Exotic filament blends are coming to the 3D printing market every day, as startups around the world are competing to produce new filaments for 3D printers. These new filaments often combine the 3D printable properties of PLA with the desired artistic or performance qualities of the composite material.
3R3DTM is a Spanish Basque Country startup company that is developing a wide range of 3D printing filaments.
They have agreed to send 3D-PT a set of filament samples which will be reviewed in a future blog.
Among the samples they provided, a filament called “Reincarnation” caught my eye. It is not every day reincarnation and 3D printing come up in the same sentence.
Reincarnation filament is a mix of PLA and ashes from burnt paper.
The resulting filament uses the paper ash as the fill product to produce a dark colored filament.
In talking with 3R3DTM, it turns out the paper ash version is a prototype filament. 3R3DTM is using the paper reincarnation to test the viability of producing a filament made from the cremated remains of pets.
Day of the Dead
As the USA prepares to celebrate Halloween and Day of the Dead (Día de los Muertos), 3D printers are cranking out ghoulish decorations and sugar skulls for the upcoming festivities.
While these 3D printed decorations are nice, it does bring a morbid question to my mind.
If 3D printing is so helpful to us during our life, why can’t it be useful in our death?
All composite filaments are made by mixing the primary material (be it metal or conductive carbon) with a plastic binder such as PLA. Other companies mix organic materials such as beer waste or hemp to produce biodegradable filament blends.
What if we could use the same method to mix cremated remains with a plastic binder to produce a memorial filament?
There are many different ways for people to carry the cremated remains of a loved one with them.
It is already possible to turn ashes into diamonds or to mix the remains into cement reef to produce a living memorials. With this in mind, I wonder if it would be possible in the future to produce a memorial filament by mixing plastic and loved ones ashes.
In this way a filament can be easily shared with family members, or be used to 3D print a memorial lithopane or death mask of a loved one.
If family members are all given a section of this memorial filament, they can then 3D print their loved ones in a form that best honors the deceased.
This also begs the question,
How much filament can be produced from the remains of an average adult?
According to Wikipedia,
“ Ashes of adults can be said to weigh from 4 pounds (1.8 kg) to 6 pounds (2.7 kg), but the first figure is roughly the figure for women, and the second, for men. The mean weight of adult cremated remains in a Florida, U.S. sample was 5.3 lb (approx. 2.4 kg) for adults (range 2 to 8 lb or 0.91 to 3.63 kg). This was found to be distributed bimodally according to sex, with the mean being 6 pounds (2.7 kg) for men (range 4 to 8 lb or 1.8 to 3.6 kg) and 4 pounds (1.8 kg) for women [emphasis added by author] (range 2 to 6 lb or 0.91 to 2.72 kg). In this sample, generally all adult cremated remains over 6 pounds (2.7 kg) were from males, and those under 4 pounds (1.8 kg) were from females. “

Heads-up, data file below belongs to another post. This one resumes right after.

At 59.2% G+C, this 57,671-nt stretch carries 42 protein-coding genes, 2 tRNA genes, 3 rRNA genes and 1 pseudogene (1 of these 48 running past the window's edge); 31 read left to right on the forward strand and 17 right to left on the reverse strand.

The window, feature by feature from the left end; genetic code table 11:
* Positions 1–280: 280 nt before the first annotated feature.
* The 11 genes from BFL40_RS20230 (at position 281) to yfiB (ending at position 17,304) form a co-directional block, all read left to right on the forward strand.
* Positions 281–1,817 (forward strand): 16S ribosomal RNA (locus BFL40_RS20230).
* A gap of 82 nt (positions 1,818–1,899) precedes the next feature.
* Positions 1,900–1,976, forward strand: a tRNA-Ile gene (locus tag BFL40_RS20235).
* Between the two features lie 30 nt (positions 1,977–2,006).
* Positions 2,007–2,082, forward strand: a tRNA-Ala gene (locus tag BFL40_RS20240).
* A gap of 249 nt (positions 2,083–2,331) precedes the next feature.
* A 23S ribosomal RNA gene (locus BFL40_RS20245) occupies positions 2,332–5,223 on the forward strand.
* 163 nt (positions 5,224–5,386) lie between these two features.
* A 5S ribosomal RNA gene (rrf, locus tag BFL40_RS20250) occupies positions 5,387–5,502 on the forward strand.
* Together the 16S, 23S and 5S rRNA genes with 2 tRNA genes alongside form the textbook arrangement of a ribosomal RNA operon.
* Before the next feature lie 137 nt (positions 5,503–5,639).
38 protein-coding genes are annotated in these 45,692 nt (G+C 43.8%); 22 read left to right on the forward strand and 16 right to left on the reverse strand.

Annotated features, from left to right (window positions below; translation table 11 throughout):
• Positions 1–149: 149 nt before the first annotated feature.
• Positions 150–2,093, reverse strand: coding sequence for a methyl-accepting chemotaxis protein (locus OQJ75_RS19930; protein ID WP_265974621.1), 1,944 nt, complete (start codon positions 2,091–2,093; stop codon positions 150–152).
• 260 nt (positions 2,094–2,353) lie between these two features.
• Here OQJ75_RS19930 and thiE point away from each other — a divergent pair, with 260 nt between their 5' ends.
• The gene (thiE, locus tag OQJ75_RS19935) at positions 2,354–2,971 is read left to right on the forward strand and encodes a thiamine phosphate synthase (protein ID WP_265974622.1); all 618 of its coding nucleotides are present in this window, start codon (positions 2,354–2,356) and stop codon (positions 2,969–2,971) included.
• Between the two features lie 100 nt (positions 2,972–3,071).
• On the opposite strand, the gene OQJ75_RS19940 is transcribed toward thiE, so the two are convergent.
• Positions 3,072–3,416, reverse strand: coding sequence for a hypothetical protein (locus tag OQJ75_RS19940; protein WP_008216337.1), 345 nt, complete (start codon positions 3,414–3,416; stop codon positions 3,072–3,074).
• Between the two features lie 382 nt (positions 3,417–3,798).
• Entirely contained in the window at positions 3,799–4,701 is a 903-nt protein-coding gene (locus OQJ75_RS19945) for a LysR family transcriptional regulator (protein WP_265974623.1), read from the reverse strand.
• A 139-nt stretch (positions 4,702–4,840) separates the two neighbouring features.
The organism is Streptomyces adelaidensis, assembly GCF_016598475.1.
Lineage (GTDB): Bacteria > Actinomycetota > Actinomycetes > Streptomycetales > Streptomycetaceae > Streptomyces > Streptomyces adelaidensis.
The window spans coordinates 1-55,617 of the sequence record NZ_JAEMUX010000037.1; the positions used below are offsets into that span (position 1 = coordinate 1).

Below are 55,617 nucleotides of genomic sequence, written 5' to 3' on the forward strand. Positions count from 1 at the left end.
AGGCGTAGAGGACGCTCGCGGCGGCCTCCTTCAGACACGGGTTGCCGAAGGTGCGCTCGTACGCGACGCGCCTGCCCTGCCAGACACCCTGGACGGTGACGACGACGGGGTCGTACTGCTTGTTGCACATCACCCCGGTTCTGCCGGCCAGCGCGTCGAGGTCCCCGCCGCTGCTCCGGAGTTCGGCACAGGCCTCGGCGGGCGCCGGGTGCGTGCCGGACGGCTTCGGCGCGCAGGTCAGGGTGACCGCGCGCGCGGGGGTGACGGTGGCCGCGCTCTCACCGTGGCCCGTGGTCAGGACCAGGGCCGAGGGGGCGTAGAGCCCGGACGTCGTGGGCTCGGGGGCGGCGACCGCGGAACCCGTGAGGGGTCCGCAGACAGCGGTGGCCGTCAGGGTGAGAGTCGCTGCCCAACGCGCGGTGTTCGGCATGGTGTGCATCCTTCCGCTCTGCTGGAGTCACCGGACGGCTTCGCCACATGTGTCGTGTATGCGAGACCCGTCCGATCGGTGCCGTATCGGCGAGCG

For this I’ll estimate that a memorial filament will be about 50% cremated remains and 50% PLA.
A 378 cm length of 2.85 mm PLA has a mass of 14 g , or 0.04 g / cm
This means that for the average adult male (2.7 kg of ashes), you can have approximately 5.4 kg of memorial filament. When divided by 0.04 g / cm, this equals 1350 m of 2.85 mm filament.
For the average female (1.8 kg of ashes) you can have approximately 3.6 kg of memorial filament. When divided by 0.04 g / cm, this equals 900 m of 2.85 mm filament.
By both of these measurements, the ashes of a person would produce a large spool of memorial filament. This could insure that all family members have a chance to take a fair portion of the remains with them.
Laws & Regulations
To comply with US laws to identify cremated remains, crematoriums must place a metal disk with the crematory name and an identifying number in the ashes to be identified. To make sure that these memorial prints comply with the law, a digital tag file can be included or shared with the family members, so the information can be imbibed into the print. Crematoriums can also stamp out multiple copies of the ID tags to give out with the memorial filament. This will ensure that the 3D printed item is properly identified as a memorial and complies with the law.
While 3D printing is used to help with the practical and fun things in life, I do not see a reason that 3D printing cannot be used to help us when we die. As new filaments come to market, it would be interesting in the future to see 3D printing incorporated into our burial practices. A memorial filament can transform ashes back into a meaningful 3D prints for a family member to have a new way to remember a loved one.
DISCLAIMER: Please check all state and local regulations with regards to handling of cremated remains, and the production of a memorial filament. Check with a lawyer before attempting this method. Ask permission of the filament manufacturer before running cremated remains through their filament extruder. Also get permission of the 3D printer owner before printing with memorial filament.
The article presented here is a proposal for an alternative death practice that has yet to be tested or approved. Please consult with your family, a funeral director, or mortician for all of your end – of – life decisions.